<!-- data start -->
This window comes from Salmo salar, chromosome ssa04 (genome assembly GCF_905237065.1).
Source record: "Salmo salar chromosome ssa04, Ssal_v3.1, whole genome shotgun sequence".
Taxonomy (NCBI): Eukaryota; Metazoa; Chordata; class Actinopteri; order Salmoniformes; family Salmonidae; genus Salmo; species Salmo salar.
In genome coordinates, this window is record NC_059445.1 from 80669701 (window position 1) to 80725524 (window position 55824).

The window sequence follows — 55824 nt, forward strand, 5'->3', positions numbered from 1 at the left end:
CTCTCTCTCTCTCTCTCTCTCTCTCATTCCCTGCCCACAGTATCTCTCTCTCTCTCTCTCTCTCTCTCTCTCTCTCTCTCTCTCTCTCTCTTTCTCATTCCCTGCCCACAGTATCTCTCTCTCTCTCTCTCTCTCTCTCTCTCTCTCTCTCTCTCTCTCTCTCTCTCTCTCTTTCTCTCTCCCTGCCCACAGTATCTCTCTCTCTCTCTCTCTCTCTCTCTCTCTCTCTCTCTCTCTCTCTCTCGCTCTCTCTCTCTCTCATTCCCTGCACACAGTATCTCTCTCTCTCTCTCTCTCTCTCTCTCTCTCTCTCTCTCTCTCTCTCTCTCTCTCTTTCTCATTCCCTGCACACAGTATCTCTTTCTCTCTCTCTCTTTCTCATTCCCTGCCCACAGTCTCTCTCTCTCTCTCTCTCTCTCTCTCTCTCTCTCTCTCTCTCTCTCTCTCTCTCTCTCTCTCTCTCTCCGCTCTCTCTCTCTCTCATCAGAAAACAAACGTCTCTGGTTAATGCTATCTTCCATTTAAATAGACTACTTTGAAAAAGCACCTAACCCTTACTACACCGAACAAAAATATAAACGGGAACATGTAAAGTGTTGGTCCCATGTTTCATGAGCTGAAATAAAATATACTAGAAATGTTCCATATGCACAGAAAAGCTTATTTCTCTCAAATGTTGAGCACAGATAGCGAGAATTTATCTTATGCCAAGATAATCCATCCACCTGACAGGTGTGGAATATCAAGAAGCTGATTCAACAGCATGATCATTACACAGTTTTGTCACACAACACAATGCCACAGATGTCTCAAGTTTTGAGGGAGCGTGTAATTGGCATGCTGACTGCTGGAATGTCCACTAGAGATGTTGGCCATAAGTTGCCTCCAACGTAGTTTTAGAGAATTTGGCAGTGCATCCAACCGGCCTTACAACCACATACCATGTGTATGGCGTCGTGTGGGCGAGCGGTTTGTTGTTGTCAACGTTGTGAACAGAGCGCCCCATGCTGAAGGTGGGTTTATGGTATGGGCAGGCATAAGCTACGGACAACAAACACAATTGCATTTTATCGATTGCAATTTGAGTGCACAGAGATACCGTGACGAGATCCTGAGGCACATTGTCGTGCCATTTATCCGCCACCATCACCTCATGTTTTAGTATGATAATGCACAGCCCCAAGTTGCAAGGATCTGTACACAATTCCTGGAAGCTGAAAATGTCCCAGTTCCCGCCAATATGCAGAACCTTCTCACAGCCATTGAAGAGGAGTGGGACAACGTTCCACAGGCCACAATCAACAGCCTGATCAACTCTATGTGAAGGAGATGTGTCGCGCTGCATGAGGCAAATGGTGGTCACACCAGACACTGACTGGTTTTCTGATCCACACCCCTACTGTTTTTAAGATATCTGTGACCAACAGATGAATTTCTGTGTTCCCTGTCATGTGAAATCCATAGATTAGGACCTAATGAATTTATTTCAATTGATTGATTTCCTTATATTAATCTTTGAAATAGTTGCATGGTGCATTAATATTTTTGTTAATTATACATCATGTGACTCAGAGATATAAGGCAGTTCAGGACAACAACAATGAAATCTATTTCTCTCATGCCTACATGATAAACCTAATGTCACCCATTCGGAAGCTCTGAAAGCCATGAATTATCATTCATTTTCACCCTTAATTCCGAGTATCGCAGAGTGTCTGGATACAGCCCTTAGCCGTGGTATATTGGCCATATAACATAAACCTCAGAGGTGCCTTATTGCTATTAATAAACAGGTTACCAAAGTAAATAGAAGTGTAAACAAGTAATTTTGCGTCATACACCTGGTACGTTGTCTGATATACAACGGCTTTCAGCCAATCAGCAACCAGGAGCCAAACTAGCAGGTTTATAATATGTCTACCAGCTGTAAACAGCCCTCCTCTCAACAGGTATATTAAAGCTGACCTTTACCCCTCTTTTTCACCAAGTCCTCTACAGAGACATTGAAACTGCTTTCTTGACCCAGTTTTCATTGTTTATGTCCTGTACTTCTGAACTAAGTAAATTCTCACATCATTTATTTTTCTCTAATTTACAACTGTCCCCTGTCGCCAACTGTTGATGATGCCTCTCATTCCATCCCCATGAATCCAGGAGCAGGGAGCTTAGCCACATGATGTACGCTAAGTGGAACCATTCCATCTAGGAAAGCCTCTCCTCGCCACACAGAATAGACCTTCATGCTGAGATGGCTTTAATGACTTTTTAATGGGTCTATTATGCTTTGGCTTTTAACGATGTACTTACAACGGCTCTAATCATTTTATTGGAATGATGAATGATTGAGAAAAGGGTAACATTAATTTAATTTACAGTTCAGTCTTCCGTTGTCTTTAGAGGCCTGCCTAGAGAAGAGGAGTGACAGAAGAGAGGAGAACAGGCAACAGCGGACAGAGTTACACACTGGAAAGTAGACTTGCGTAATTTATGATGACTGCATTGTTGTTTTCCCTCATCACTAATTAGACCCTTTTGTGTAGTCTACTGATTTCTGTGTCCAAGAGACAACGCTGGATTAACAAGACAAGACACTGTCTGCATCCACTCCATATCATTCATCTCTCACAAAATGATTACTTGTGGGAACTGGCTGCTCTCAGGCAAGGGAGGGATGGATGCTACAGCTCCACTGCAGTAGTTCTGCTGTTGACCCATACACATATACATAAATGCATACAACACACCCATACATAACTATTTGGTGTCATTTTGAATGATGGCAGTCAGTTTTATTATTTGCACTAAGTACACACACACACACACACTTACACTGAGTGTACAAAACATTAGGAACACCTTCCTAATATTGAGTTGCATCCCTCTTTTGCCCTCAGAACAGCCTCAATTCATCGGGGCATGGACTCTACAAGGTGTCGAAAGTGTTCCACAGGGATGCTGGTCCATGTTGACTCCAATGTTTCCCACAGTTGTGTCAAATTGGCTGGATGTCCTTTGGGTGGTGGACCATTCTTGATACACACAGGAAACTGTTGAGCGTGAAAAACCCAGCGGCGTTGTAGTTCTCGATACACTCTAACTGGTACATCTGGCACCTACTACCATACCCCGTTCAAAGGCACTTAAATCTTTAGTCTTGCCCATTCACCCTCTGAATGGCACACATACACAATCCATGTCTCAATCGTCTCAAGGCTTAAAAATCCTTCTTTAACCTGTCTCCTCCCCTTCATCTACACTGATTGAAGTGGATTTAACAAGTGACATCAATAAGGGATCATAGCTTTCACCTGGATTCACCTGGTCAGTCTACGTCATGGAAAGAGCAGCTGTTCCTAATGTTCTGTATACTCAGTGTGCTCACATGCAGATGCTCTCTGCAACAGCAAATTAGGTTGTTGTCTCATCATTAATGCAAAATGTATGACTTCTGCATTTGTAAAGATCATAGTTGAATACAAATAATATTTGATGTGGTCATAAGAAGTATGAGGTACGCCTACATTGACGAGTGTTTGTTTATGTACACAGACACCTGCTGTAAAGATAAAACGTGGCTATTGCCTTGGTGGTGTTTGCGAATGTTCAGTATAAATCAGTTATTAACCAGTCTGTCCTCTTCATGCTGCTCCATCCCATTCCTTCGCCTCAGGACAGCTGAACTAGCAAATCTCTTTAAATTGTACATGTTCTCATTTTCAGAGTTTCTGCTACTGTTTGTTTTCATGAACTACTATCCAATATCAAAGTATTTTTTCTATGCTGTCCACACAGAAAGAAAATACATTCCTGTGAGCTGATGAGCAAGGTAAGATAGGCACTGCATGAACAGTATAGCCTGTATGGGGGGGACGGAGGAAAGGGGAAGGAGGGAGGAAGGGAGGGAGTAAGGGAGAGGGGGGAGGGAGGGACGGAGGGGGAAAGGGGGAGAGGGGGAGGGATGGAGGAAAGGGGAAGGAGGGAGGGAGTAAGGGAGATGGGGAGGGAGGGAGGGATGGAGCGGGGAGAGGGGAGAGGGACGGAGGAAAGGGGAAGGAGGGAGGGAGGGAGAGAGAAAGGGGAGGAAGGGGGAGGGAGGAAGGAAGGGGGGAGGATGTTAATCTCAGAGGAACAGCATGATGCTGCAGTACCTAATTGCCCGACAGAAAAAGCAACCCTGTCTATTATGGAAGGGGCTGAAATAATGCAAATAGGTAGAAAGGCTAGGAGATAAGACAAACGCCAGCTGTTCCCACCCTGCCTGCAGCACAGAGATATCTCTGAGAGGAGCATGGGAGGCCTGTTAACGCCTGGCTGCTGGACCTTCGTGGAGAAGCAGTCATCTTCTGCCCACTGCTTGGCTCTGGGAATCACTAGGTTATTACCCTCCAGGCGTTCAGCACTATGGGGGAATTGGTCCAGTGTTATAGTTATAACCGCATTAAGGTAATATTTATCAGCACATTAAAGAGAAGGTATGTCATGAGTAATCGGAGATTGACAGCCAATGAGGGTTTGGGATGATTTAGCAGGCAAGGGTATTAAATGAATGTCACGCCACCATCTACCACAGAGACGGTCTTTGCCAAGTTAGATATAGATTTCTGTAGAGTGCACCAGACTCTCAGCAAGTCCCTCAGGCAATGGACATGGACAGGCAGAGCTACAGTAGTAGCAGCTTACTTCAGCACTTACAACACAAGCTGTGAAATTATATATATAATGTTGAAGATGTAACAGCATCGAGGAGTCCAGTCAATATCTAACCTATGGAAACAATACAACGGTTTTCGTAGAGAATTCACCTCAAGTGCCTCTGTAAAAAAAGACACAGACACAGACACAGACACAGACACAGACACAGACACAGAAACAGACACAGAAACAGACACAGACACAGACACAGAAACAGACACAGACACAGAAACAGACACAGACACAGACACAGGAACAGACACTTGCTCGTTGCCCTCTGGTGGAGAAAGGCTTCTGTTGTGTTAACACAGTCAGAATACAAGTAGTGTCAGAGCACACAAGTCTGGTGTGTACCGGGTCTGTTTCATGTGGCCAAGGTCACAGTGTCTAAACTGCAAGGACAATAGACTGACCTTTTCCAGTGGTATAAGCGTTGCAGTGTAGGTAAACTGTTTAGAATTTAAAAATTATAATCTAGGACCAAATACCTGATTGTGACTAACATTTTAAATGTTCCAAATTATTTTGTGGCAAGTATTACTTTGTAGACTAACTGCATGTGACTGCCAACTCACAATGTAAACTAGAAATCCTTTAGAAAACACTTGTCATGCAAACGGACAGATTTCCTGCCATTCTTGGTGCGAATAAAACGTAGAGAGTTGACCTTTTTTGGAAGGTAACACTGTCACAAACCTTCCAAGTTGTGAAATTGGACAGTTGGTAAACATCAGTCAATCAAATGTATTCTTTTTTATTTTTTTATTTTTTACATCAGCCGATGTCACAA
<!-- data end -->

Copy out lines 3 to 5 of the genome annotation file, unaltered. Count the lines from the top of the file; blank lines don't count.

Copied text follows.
Taxonomy (NCBI): Eukaryota; Metazoa; Chordata; class Actinopteri; order Salmoniformes; family Salmonidae; genus Salmo; species Salmo salar.
In genome coordinates, this window is record NC_059445.1 from 80669701 (window position 1) to 80725524 (window position 55824).

The window sequence follows — 55824 nt, forward strand, 5'->3', positions numbered from 1 at the left end: